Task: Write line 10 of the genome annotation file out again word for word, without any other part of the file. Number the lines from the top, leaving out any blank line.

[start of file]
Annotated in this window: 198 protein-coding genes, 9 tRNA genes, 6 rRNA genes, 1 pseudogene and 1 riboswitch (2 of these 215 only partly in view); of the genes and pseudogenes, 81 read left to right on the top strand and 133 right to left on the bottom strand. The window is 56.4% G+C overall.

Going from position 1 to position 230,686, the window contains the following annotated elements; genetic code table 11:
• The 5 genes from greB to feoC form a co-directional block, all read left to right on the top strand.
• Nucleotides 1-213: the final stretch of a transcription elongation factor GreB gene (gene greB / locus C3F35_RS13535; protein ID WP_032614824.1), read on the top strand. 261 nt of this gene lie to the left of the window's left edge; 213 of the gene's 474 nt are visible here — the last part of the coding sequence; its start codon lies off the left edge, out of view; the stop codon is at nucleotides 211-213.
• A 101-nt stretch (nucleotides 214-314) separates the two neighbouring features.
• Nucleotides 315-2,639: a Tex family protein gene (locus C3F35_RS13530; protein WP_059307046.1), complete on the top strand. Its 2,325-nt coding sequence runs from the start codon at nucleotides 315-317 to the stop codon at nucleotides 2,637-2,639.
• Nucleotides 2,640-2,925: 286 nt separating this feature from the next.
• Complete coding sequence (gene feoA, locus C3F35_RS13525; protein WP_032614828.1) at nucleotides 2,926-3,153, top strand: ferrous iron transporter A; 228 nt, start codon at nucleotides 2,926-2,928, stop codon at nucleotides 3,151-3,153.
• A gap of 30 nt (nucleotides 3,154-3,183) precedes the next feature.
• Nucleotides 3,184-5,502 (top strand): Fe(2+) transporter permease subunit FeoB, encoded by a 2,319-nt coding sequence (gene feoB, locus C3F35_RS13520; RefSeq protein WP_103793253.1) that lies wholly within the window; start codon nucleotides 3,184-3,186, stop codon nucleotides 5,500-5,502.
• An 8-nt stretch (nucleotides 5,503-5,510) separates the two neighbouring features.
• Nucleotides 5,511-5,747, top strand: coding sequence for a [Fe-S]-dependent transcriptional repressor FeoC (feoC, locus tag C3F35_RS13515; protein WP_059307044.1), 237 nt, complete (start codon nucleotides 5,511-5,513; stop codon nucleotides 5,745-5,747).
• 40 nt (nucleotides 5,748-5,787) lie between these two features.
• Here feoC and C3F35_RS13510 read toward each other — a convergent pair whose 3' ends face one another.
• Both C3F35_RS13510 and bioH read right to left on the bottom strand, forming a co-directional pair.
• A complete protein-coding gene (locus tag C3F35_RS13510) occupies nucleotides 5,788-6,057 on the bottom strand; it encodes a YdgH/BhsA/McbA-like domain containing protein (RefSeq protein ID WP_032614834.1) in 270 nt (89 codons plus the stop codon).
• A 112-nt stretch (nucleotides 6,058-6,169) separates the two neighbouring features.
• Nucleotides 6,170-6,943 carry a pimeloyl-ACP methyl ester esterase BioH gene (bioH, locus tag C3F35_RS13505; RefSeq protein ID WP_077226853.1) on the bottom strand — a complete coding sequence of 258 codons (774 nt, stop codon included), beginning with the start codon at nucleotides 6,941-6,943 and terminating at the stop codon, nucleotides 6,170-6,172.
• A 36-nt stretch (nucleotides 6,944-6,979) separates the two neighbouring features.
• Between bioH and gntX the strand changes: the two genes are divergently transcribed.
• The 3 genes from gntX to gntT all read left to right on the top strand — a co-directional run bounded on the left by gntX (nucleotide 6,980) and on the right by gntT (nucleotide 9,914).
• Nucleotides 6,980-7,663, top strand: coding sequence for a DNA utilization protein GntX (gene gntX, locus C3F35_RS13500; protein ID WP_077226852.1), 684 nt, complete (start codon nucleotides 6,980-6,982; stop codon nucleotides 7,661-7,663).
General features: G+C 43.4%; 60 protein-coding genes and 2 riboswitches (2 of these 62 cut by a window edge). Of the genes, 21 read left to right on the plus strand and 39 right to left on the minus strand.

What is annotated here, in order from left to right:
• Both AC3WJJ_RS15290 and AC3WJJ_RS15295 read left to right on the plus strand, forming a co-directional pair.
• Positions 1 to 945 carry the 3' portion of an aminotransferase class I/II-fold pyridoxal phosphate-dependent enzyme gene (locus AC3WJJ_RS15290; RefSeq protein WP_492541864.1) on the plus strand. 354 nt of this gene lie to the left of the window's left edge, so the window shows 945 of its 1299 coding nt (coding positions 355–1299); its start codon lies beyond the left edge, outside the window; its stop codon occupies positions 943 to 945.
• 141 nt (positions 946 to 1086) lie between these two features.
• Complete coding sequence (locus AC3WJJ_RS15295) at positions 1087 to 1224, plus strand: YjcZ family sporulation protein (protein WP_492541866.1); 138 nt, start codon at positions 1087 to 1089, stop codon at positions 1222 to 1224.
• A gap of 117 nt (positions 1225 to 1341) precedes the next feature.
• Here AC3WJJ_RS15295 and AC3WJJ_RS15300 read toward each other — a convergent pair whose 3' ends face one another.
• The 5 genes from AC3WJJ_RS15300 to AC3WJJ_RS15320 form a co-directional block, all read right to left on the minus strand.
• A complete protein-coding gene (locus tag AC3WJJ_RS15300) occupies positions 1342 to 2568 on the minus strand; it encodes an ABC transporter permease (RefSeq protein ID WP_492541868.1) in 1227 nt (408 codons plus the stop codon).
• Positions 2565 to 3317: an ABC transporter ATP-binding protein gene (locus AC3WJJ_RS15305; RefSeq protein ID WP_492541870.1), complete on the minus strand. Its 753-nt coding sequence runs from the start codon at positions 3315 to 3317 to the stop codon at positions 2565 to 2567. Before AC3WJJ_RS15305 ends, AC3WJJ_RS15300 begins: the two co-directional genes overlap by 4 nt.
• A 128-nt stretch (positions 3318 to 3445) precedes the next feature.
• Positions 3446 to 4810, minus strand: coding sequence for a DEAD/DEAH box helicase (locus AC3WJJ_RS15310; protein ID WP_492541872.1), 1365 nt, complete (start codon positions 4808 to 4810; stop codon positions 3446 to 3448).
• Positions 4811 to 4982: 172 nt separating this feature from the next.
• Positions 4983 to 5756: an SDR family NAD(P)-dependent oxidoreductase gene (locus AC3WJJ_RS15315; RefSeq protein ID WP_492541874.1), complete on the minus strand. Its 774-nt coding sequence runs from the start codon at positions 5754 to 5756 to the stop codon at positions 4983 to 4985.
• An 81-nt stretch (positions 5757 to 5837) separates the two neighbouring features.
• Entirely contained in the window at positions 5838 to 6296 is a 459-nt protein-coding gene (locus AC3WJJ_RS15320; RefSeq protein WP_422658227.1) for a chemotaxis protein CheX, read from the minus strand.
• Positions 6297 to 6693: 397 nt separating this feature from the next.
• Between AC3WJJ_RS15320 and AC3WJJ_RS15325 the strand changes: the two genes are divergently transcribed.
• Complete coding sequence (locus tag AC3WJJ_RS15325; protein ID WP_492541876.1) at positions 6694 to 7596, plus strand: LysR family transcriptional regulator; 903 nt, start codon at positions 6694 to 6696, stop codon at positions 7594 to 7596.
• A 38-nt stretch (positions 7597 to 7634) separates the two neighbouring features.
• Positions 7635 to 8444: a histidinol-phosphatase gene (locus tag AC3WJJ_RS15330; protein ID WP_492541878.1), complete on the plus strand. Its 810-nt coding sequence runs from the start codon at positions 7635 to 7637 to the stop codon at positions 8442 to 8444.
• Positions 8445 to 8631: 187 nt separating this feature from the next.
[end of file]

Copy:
• Nucleotides 3,184-5,502 (top strand): Fe(2+) transporter permease subunit FeoB, encoded by a 2,319-nt coding sequence (gene feoB, locus C3F35_RS13520; RefSeq protein WP_103793253.1) that lies wholly within the window; start codon nucleotides 3,184-3,186, stop codon nucleotides 5,500-5,502.